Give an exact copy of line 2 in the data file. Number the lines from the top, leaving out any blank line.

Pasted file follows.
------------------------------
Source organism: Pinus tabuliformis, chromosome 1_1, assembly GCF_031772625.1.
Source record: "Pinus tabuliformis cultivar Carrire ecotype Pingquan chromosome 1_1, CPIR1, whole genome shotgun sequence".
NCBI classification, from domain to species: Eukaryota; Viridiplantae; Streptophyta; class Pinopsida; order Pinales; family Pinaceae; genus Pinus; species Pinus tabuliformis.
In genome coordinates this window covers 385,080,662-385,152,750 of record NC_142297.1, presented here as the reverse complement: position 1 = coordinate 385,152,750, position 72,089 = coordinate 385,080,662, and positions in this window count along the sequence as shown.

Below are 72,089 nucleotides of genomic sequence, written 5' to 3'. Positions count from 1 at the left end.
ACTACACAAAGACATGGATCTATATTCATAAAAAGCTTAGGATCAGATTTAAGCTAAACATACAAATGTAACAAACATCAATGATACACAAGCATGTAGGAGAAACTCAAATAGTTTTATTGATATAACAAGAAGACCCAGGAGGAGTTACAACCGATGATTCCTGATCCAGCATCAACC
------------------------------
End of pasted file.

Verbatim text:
Source record: "Pinus tabuliformis cultivar Carrire ecotype Pingquan chromosome 1_1, CPIR1, whole genome shotgun sequence".